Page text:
Aromatherapy is the practice of using essential oils to promote relaxation. Some even use it to treat medical conditions such a pain, hair loss, psoriasis and constipation.
Essential oils are extracted from a plant’s flowers, leaves, stalks, bark, rind, or roots. The oils are mixed with another substance such as another oil called a carrier oil, alcohol, or lotion and then applied to the skin, sprayed in the air, or inhaled. You can also massage the oils into the skin or pour them into bath water.
It is generally not recommended to ingest essential oils. In fact, the therapeutic benefit is proposed to come through the olfactory nerve in your brain. This nerve is responsible for your sense of smell and is located near the hippocampus, which is the part of the brain that controls memory and emotions. The fragrance in the oil stimulates this nerve and sends impulses to your hippocampus. Depending on the type of oil, the result may be calming or stimulating.
Here are some popular essential oils that are used to promote relaxation
- Lavender (Lavandula angustifolia)
- Sandalwood (Santalum album)
- Orange blossom (Citrus sinensis)
- Lemon balm (Citrus limon)
- Rose (Rosa damascena)
- Clary sage (Salvia sclarea)
- Roman chamomile (Anthemis nobilis)
- Rose-scented geranium (Pelargonium spp.)
- Bergamot (Citrus aurantium)
A study from Weselyn Wesleyan University in 2005 showed that the study subjects who were exposed to lavender experienced an increase in slow wave or deep sleep.
How do you use aromatherapy for sleep?
You can put a few drops of the oil on a cotton ball and put it under your pillow.
Another easy way is to use a diffuser like this one. I got this one on Amazon. It was on the expensive side, but it works very well. I’ve had some cheaper ones that weren’t so good. You would hardly smell the oil and the vapor wasn’t strong enough to scent the whole room.
Some studies have combined essential oils with massage for relaxation. I wouldn’t recommend putting the oil directly on the skin as it can cause skin irritation in some people. Even if you can’t get a full fledged massage, you can massage your own feet with the oil by using a carrier oil such as jojoba, olive or coconut oil. These oils are safe to put on your skin and you can mix a little bit of the essential oil with the carrier oil to put on your body.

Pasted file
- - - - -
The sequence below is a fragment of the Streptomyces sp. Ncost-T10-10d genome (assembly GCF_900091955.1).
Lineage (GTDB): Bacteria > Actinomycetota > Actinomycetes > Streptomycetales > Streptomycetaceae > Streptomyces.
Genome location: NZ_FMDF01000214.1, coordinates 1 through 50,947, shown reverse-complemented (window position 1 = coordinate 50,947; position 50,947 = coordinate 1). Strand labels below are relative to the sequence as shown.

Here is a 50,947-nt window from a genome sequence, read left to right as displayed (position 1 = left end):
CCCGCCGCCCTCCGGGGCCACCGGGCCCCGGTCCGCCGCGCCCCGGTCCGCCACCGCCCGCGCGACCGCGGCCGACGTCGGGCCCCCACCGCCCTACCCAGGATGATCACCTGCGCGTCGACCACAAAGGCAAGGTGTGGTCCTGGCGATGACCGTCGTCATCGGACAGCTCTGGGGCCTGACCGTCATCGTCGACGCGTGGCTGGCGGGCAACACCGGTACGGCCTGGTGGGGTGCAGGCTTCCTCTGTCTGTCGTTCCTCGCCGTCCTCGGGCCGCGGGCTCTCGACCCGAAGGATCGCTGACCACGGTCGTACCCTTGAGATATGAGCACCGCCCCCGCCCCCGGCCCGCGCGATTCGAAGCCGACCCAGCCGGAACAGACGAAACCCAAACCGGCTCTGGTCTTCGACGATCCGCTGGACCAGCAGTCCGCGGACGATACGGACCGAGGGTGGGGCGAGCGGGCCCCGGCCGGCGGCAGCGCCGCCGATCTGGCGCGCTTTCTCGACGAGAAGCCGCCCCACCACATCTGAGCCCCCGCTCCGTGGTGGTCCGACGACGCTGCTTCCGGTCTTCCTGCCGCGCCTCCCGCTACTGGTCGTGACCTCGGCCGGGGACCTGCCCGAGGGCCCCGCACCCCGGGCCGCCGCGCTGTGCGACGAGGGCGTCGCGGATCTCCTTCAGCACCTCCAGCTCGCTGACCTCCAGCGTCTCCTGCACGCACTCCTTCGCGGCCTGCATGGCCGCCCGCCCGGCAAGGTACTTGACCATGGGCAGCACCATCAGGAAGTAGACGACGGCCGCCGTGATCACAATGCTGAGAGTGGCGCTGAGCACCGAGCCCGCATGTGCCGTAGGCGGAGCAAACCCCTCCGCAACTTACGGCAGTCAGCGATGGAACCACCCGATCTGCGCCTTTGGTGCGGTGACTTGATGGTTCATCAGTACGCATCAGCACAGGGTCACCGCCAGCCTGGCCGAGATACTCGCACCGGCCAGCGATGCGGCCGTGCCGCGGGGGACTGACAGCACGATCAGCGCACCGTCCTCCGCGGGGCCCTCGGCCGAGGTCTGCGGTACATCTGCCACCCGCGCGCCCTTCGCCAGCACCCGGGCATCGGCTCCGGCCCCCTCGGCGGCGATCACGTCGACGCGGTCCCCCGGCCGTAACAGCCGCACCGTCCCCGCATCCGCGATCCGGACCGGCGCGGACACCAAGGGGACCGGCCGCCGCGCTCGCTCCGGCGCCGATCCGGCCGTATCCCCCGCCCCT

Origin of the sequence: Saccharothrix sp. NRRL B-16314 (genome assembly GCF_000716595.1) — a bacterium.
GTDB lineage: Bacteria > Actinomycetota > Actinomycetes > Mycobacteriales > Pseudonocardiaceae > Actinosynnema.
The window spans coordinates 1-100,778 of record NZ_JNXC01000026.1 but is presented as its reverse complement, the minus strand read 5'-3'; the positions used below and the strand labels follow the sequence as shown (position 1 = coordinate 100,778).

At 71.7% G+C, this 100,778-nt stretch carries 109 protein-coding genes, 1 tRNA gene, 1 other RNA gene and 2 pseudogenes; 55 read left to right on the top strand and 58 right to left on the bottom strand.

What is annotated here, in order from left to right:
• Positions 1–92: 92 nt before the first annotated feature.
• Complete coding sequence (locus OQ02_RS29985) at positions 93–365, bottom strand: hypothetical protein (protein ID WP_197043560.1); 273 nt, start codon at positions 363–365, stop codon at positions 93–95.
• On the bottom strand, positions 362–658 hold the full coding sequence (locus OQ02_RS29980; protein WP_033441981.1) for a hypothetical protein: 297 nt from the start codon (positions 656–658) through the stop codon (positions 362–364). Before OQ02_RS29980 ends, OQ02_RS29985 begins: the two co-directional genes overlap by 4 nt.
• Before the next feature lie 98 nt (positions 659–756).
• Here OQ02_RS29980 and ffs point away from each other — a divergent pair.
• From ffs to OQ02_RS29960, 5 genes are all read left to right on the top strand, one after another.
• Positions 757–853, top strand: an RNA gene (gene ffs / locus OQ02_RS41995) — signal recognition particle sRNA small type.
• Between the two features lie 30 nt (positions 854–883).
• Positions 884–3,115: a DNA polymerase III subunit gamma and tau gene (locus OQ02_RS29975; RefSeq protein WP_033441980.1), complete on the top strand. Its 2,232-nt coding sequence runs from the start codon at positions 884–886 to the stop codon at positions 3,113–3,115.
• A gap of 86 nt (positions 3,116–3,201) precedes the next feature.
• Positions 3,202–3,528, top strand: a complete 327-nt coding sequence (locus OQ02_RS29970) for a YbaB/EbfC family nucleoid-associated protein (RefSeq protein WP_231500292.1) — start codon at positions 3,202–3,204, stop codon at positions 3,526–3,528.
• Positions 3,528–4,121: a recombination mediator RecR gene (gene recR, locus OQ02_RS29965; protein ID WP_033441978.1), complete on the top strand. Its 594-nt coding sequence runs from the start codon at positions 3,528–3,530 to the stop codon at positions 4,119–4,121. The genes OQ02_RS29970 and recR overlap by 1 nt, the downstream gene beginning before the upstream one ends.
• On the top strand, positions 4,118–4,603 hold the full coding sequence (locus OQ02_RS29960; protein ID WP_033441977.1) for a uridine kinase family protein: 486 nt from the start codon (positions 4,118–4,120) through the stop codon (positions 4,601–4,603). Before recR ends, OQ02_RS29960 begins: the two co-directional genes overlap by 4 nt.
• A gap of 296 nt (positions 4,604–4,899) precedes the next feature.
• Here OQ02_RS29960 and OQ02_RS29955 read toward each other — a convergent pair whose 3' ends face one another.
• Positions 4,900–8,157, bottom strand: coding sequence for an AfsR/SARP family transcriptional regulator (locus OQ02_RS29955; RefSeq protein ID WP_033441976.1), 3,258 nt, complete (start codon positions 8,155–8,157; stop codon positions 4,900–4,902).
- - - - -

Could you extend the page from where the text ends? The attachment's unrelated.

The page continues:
Another application is to put a few drops in your bath water.
There are certain conditions that could be aggravated if you use aromatherapy. If you have any of these conditions, you should consult your doctor before using aromatherapy. These would include:
Pregnancy – should avoid using hyssop oil
Seizures – should avoid using hyssop oil
High blood pressure – should avoid stimulating oils like rosemary and spike lavender
Breast or ovarian cancer – avoid using fennel, aniseed, clary sage or sage because these oils contain compounds similar to estrogen.
There are essential oils that promote relaxation and reduce anxiety. You can use aromatherapy as part of your evening wind down with a relaxing bath or foot or body massage. You could also use a diffuser and to scent your office while you work or your bedroom while you sleep. You should avoid using certain oils in pregnancy or if you have high blood pressure and consult your doctor before using aromatherapy for certain medical conditions.
Goel N; Kim H; Lao RP. An olfactory stimulus modifies nighttime sleep in young men and women. Chronobiol Int. 2005; 22(5):889-904
Komiya, Migiwa; Takeuchi, Takashi; Harada, Etsumori (2006). “Lemon oil vapor causes an anti-stress effect via modulating the 5-HT and DA activities in mice”. Behavioural Brain Research 172 (2): 240–9. http://www.sciencedirect.com/science/article/pii/S0166432806002798
Kiecolt-Glaser, Janice K.; Graham, Jennifer E.; Malarkey, William B.; Porter, Kyle; Lemeshow, Stanley; Glaser, Ronald (2008). “Olfactory influences on mood and autonomic, endocrine, and immune function”. Psychoneuroendocrinology 33 (3): 328–39. http://www.ncbi.nlm.nih.gov/pubmed/18178322
Herz RS. Aromatherapy facts and fictions: a scientific analysis of olfactory effects on mood, physiology and behavior. Int J Neurosci. 2009;119(2):263-90.